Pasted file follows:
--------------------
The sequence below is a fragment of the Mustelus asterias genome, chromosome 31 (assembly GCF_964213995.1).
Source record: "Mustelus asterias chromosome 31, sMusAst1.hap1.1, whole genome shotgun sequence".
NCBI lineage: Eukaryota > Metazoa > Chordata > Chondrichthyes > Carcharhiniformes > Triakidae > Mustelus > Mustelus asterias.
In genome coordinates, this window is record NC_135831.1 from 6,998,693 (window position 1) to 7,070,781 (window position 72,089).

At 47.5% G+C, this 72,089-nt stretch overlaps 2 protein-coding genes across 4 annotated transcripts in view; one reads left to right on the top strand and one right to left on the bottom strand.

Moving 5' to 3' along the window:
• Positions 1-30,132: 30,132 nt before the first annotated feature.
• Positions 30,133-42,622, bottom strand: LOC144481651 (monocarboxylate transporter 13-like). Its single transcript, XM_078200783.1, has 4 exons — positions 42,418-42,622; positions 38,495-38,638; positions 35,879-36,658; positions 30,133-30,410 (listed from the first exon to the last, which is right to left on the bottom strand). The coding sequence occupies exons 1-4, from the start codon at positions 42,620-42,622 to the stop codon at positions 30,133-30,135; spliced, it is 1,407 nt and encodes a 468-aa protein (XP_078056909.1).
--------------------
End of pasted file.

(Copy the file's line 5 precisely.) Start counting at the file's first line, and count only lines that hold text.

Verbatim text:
At 47.5% G+C, this 72,089-nt stretch overlaps 2 protein-coding genes across 4 annotated transcripts in view; one reads left to right on the top strand and one right to left on the bottom strand.